This article examines the murders of Marcus and Narcissa Whitman at their mission near Ft. Walla Walla in 1847. White and Indian historians agree on the immediate cause: that Cayuse Indians killed the Protestants and twelve others because they thought Dr. Whitman spread measles among them, and to protest the surge of settlers on the Oregon Trail. The roots of the tragedy are traced to an earlier era, when traders threatened disease-ravaged Indians with germ warfare and supplied them with tobacco and ammunition, while the Christianity they endorsed blended with religions of the Columbia Plateau. The trader era sheds light on later disputes over disease, trade, and religious inflexibility culminated in the Whitmans' murders. The massacre then assumed symbolic importance as the region moved from an inclusive frontier toward homogenous nationhood. Protestants unjustly blamed the British-owned Hudson's Bay Company for conspiring with Jesuits to foment the murders, illustrating how Anti-Catholicism and anglophobia contributed to northern Manifest Destiny. The martyred couple's impact on expansionist politics and subsequent Protestant-Catholic debates over their historical agency are highlighted. For Protestants, Marcus convinced skeptical politicians of the region's worth on a trip east in 1843, and the trailblazing missionary heroically "saved Oregon" from Indians, British, Catholics and American ruffians. The debate over this exaggerated interpretation ranged from newspaper editorials and school-naming controversies to the pages of the American Historical Review before revisionists banished the "Whitman Myth" from mainstream textbooks. Once overinterpreted, now largely neglected outside the region, the Whitman saga shows how the Pacific Northwest fits into the history of the early republic.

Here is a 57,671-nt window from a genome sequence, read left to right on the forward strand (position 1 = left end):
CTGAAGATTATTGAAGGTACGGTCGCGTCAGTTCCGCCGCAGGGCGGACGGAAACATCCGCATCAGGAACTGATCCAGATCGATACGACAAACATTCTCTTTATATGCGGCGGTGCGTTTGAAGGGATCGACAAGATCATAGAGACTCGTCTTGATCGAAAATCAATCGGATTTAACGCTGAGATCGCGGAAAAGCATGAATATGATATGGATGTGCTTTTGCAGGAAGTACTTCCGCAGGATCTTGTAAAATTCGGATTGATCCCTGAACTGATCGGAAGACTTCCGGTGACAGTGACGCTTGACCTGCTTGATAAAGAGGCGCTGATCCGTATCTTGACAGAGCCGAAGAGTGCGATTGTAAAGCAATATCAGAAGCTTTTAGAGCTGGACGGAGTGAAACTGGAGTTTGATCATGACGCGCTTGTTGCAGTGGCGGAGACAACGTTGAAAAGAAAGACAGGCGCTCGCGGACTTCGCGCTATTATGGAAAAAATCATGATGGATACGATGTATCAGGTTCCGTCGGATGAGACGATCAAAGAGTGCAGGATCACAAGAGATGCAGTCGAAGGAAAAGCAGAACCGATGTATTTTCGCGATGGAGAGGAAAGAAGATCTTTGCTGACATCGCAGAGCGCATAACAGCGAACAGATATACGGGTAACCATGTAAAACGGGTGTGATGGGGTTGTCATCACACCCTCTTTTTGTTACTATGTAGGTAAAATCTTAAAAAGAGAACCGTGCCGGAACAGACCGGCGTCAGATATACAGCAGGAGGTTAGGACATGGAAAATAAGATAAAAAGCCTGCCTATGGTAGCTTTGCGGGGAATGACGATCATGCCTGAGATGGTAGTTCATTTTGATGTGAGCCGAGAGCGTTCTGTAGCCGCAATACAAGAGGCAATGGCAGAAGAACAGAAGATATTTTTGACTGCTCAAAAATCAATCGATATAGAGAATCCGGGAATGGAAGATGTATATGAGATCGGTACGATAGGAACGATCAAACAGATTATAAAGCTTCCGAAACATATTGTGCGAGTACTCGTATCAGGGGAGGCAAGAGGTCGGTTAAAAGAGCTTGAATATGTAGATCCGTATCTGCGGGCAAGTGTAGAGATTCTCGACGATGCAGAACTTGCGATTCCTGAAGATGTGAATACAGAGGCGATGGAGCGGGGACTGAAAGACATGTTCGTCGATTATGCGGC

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pp. 221-258
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